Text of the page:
Change is hard. So is cooking.

In February 2016 on February 29, 2016 at 2:08 pm


Sarah: I am not someone who happily reads instruction manuals.

Perhaps this says a lot about my personality: I can be inflexible, I think I know the best way to do things, and I regularly resist change.

For example, although I see many benefits associated with buying a Thermomix — on demand, yummy, lump-free custard being right up there — the thought of having to read step-by-step guides, and learn new techniques for making risotto, soup and sorbet turns me right off. It’d be an expensive outlay too, and take many years of use to pay for itself.

And hence I’ll avoid that purchase even in the face of very good evidence (I’m looking at you, Scientist Mags) that a Thermomix is an effective tool .

It takes lots of energy and commitment to learn new skills. You need even more passion and drive to change something that already seems to be working adequately. My old-fashioned approach to cooking works just fine, ok?

Our electricity supply system is another good example. Electricity was first used to power Australian homes in the late 19th century. At the time, coal was a familiar and available source of power. Australian towns and businesses thrived on finding, mining and selling coal.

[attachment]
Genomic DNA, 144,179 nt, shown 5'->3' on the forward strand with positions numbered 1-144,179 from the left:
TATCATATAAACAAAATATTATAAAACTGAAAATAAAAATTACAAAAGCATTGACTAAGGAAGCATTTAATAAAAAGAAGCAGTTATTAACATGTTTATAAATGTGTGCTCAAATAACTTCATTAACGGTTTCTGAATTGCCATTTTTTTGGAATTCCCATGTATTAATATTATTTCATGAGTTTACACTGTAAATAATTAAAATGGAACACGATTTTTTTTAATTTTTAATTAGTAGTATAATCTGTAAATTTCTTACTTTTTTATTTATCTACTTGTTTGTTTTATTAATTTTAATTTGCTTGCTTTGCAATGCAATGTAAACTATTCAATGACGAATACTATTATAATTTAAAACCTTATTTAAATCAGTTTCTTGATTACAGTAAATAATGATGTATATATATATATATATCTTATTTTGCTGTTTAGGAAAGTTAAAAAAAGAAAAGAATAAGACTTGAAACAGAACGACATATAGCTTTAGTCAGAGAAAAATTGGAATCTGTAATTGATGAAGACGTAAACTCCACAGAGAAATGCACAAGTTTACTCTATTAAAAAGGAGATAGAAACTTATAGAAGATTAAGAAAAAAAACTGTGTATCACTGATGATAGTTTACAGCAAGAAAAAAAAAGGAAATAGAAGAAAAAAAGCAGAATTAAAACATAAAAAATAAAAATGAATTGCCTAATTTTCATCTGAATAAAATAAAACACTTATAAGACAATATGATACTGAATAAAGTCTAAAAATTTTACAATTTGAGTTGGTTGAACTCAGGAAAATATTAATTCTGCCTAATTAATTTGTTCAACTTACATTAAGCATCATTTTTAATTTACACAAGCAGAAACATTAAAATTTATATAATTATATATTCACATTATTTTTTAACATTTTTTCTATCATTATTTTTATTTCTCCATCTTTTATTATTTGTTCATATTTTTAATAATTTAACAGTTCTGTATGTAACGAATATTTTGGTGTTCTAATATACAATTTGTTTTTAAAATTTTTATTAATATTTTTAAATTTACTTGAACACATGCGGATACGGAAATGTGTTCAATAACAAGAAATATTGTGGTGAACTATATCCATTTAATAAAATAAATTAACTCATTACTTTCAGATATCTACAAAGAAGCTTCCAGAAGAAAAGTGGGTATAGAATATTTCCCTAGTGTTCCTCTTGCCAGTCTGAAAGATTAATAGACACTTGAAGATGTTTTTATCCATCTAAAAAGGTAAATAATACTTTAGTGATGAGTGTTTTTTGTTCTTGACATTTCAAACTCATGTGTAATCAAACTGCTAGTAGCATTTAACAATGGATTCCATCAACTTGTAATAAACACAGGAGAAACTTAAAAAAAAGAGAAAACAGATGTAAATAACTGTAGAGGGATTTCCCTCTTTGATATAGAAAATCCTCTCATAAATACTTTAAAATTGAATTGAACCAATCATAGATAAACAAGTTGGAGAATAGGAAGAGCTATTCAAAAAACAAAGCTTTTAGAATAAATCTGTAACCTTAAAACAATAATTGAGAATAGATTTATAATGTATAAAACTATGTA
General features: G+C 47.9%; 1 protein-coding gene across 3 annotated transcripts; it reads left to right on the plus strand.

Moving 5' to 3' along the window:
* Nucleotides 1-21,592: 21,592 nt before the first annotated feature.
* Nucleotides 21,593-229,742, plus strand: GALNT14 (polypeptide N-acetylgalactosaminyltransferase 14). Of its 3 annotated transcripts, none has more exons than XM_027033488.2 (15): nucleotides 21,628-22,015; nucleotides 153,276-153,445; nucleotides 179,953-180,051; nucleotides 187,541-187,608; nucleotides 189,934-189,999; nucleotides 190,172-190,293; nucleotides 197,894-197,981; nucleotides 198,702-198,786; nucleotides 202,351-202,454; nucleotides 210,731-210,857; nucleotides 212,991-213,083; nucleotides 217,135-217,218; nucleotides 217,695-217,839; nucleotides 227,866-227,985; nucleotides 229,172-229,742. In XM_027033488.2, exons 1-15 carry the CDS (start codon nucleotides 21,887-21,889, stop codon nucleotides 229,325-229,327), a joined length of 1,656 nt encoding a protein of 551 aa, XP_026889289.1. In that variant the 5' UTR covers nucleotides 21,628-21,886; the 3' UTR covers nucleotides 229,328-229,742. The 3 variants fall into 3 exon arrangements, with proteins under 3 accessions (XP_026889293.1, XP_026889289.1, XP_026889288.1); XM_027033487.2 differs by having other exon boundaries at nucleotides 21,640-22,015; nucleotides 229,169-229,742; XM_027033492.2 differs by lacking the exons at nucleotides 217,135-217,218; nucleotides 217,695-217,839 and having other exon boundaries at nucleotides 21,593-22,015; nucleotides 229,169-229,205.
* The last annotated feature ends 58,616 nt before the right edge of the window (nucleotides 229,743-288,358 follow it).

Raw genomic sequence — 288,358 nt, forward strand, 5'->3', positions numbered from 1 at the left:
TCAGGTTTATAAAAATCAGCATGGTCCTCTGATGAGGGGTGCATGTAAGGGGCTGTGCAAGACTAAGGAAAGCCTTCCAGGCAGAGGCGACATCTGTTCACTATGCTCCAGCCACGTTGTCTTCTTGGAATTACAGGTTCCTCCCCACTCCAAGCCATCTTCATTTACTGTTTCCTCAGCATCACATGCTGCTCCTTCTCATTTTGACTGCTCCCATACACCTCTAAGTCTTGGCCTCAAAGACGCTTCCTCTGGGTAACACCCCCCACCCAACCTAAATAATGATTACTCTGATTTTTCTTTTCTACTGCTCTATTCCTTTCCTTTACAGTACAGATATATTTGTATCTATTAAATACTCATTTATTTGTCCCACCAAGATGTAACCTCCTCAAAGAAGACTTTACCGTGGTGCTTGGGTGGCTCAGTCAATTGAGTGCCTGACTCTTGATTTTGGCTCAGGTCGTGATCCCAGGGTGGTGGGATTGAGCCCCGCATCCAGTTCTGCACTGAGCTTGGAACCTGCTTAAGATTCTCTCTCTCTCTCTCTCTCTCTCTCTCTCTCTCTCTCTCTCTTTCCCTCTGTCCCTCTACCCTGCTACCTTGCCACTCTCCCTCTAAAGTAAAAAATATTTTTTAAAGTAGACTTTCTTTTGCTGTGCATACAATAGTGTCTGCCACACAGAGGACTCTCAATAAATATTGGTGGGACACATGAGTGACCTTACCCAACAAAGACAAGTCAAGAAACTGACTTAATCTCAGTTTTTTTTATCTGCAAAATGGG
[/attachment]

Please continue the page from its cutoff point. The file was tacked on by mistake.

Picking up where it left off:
Our electricity supply systems were set up with a constantly-burning coal station at the centre, and surrounded by extensive grids. Still today, transmission lines carry power from distant stations to specific areas, and then distribution lines carry power from each area to each individual consumer.

It works so well! Incredibly well. We built modern Australia on coal-fired power.

But there is a downside. Burning coal releases not just a constant and collectable source of energy, but also smoke and gases like carbon dioxide. We cannot ignore the impact these by-products are having on our world.

And so we must change.

It’s going to take effort. It’s going to cost money. It’s going to require a period of transition. But with new technologies and growing social demand we will eventually reach a point where the arguments for holding on to coal as a power source will be overwhelmed by the opportunities and clear benefits of using renewable sources of energy.

Just like my family thumps the table and demands Thermomix desserts, momentum will build towards an Australia that runs on renewable power.

Now excuse me whilst I go and hand-whip an omelette.

[photo thanks to]






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